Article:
I'm presuming that Oxford Council was predominantly Conservative in the early 1970s.

Don't know, but with so many students and academics I'd have suspected that the city would be more red than blue.  

Whichever, despite extremely dated decor it was obvious the moment you walked in that the house had been much loved and cared for.  

Edited by Mrs Bear

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The Tories won't get rid of it in England - they have ramped it up. The only way anyone gets a council House these days is either to be an anti social lowlife with multiple problems or have as many kids as you can. I remember that storyline in Call the midwife where the police officer and his midwife wife had to prove they were upstanding members of the community (married with one kid)  to get a council house in the 1960s - they wouldn't stand a a chance now.

No problem with right to buy - but the £105k discount is obscene.

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15 hours ago, Mrs Bear said:

But they had bought it from the council in 1971 (found out from a nose on the Land Reg).  So there must have been some sort of RTB well before Thatcher, which was news to me. 

There was certainly some form of RTB prior to 1980. I recall a feature on The One Show a few years  back where this woman bougbt her house from the council in 1968 & was still living in it.

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22 hours ago, Snugglybear said:

An article on the web says "The idea of a ‘Right to Buy’ for council house tenants originated after 1945 as part of the Conservative attempt to build a ‘property-owning democracy’.

If Right To Buy never happened, we might have a situation in which people who live in council houses would be able to work hard, save up and buy a house for themselves on the open market that's has prices rises more closely linked to the real economy / wages / inflation.

 

10 hours ago, MARTINX9 said:

No problem with right to buy - but the £105k discount is obscene.

Insidiously this might be to ramp up HPI. If you want to get council housing away from competing against the private market quicker then making them cheaper for RTB gets the job done with political expedience. Selling a council house at ponzi market price that could only be affordable for a tax dodging elite, or the debt junkie would be too obvious, even for the Tories.

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My parents used RTB in the 80's and still live in the same house along with many other families around them. There has been one instance of a more recent tennant using RTB for BTL - legally because the timescales are way too short. You should only be allowed the RTB after a substantial number of years at the property and then there should be a 15 year sale/rent clause after that.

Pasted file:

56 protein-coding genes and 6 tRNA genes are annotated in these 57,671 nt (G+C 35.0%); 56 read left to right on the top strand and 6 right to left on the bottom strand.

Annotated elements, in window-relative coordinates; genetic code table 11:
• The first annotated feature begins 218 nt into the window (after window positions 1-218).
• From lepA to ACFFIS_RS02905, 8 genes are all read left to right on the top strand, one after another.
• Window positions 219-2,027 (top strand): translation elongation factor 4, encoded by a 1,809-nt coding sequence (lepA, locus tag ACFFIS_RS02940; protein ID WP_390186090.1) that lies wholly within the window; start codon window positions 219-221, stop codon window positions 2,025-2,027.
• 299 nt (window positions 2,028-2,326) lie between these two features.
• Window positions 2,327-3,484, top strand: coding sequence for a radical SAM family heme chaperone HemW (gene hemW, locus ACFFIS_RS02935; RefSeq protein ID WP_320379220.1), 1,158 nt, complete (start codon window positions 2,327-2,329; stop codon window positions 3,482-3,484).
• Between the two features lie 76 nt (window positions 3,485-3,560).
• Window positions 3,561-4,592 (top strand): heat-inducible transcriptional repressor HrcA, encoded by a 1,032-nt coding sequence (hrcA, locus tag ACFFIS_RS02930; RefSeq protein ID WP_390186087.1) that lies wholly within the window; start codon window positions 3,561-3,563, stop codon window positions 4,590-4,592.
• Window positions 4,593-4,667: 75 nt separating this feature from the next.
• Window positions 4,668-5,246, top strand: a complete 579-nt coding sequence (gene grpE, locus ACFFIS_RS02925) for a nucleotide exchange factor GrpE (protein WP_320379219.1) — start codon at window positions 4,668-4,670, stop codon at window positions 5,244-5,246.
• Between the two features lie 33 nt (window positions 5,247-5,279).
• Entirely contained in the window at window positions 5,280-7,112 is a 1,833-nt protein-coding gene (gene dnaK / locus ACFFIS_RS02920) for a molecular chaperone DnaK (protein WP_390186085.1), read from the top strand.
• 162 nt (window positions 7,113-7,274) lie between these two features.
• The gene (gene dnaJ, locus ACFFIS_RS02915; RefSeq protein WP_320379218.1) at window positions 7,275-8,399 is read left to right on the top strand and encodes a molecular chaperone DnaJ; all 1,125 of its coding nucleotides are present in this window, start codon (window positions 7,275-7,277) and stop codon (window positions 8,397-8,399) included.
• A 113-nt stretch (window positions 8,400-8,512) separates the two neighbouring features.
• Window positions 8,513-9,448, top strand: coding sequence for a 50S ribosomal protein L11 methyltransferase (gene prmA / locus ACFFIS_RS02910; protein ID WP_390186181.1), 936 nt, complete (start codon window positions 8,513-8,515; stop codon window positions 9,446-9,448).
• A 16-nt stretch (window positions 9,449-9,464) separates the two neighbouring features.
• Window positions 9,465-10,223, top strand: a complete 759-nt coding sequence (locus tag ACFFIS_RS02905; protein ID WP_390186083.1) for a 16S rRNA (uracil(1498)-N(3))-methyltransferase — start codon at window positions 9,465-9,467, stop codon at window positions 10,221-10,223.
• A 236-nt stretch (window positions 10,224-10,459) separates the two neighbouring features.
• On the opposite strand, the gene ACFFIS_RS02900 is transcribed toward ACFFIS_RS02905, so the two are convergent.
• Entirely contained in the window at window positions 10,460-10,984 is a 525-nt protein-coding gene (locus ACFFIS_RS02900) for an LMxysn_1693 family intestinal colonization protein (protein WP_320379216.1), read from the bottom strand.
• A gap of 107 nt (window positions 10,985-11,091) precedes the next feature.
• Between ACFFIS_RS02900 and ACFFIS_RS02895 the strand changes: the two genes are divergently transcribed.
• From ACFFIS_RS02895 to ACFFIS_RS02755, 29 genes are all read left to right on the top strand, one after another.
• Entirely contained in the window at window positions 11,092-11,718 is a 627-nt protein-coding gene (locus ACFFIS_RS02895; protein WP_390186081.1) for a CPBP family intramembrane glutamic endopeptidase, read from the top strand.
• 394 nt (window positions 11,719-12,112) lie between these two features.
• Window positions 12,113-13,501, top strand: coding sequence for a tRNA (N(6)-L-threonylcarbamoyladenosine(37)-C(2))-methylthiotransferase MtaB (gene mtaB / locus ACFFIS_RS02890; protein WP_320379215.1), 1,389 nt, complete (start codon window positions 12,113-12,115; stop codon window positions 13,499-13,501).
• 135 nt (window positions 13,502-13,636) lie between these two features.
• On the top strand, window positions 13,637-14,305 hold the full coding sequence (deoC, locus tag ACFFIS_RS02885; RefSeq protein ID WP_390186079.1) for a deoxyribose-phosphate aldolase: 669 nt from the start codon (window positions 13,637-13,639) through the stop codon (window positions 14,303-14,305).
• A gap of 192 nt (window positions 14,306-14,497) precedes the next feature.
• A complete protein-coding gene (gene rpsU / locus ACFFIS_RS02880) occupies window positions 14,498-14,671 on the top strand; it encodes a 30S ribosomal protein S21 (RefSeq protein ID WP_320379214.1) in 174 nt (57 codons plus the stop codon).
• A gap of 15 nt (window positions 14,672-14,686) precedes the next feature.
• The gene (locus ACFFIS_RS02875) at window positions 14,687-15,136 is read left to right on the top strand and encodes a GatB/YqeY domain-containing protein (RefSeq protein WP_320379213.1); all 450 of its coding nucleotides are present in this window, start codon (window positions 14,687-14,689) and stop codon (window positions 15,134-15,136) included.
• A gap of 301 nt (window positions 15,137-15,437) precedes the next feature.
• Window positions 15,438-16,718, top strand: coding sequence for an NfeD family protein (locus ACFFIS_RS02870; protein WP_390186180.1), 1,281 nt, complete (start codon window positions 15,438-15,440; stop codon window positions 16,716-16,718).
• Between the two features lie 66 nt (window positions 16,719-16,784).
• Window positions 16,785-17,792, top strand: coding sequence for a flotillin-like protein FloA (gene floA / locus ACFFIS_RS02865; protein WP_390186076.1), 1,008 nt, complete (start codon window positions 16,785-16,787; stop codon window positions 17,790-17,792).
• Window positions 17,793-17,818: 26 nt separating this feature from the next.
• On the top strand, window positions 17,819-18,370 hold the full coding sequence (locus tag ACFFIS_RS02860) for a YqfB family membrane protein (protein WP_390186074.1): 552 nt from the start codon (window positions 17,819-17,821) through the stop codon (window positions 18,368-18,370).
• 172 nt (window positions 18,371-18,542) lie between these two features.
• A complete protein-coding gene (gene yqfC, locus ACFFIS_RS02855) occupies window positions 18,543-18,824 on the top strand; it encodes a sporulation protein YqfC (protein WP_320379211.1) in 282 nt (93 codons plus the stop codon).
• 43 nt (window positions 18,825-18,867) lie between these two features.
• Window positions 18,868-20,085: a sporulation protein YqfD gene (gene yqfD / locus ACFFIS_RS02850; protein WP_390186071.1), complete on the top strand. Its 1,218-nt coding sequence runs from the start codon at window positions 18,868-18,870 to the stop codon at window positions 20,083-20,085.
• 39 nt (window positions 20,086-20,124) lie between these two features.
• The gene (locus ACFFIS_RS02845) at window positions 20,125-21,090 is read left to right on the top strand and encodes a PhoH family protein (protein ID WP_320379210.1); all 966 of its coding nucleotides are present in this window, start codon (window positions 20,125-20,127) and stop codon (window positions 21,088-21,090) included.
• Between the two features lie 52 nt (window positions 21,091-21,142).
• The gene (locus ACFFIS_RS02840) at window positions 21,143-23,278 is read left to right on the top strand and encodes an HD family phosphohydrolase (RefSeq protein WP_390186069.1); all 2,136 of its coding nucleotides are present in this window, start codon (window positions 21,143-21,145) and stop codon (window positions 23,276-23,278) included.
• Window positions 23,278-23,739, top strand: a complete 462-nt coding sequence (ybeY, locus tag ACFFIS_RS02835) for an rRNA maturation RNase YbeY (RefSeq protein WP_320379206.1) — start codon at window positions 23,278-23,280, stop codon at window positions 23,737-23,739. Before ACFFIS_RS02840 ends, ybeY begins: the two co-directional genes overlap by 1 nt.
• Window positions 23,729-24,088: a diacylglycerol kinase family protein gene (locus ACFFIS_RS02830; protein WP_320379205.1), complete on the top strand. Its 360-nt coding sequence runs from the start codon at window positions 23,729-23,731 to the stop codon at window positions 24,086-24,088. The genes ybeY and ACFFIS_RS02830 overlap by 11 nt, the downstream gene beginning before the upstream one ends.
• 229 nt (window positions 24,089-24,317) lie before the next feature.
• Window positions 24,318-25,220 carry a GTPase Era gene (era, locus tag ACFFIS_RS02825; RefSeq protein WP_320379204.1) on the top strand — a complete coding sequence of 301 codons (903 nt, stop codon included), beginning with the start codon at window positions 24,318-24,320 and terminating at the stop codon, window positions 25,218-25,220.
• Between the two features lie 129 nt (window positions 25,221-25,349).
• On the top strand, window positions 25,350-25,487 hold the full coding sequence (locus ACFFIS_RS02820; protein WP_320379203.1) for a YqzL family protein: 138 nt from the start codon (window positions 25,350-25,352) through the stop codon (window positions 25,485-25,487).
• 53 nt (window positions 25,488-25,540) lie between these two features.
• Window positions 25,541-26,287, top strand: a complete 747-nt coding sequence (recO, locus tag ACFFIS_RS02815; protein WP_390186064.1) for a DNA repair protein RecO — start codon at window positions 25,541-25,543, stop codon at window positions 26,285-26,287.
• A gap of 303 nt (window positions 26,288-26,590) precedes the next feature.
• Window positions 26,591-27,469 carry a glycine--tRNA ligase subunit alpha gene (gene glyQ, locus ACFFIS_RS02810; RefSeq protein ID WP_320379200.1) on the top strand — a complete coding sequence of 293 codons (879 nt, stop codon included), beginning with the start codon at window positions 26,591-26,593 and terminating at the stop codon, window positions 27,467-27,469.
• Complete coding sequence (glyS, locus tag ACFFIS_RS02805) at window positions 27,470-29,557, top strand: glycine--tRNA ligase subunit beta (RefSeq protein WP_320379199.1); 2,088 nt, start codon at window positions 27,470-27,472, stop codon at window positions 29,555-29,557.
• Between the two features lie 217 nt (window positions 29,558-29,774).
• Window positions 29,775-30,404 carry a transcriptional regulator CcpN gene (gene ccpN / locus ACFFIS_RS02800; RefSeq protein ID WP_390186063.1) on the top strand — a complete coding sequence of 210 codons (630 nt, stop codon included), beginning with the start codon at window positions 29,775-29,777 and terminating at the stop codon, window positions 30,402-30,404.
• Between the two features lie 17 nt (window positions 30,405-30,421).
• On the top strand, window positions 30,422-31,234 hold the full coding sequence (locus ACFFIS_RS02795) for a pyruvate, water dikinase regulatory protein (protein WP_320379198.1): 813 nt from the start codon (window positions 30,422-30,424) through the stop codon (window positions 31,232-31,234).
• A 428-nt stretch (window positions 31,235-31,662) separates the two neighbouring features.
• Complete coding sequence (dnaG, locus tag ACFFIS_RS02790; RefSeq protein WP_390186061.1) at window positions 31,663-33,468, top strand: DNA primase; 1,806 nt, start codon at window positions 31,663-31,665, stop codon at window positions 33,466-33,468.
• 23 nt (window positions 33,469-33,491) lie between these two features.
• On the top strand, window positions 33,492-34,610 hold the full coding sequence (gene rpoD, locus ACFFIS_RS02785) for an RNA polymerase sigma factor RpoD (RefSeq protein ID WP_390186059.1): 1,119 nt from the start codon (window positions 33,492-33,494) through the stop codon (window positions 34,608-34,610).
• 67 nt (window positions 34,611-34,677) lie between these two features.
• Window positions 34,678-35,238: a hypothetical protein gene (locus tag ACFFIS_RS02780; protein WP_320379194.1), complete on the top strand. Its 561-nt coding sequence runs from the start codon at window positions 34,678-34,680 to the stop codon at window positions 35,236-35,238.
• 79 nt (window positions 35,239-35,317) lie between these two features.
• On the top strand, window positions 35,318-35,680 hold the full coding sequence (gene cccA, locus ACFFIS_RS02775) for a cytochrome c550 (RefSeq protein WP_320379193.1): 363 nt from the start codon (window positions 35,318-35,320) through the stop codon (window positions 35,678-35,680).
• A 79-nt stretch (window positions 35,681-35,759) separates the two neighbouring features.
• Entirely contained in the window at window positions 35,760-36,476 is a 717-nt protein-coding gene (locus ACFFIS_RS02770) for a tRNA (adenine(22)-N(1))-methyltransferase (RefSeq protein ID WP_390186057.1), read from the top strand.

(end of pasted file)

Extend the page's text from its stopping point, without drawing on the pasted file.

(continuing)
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22 hours ago, OurDayWillCome said:

My parents used RTB in the 80's and still live in the same house along with many other families around them.

Same here. My mum passed away 18 months ago but my dad still lives in the same house. They were council tenants for around 14 years before exercising their Right To Buy. They voted for Thatch too during the 80s. They did tell me that they assumed at the time that with every council house sale, a new replacement house was built by the council.

I wonder if a ban on RTB in England might result in more tenants and exercising their RTB before the deadline?

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24 minutes ago, MattW said:

They did tell me that they assumed at the time that with every council house sale, a new replacement house was built by the council.

I wonder if any money from the sales did go back into social housing - that's what should have happened.

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4 minutes ago, OurDayWillCome said:

I wonder if any money from the sales did go back into social housing - that's what should have happened.

I don't think they were allowed to. To the best of my knowledge, proceeds from council house sales were put into maintaining the existing stock.

Furthermore, I think councils were disincentivised from building new council homes after the Right to Buy roll out in 1980. A bit odd as my council - Labour controlled Norwich City - built their last council house in 1990. Now to their credit they're building new homes since 2013 - albeit in small numbers.

I wonder where the £ came from if they couldn't use the revenue from house sales since 1980. :unsure: However I think they did step in when a building company went down the pan at that time. :unsure:

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1 hour ago, OurDayWillCome said:

I wonder if any money from the sales did go back into social housing - that's what should have happened.

Goes to the Treasury I believe.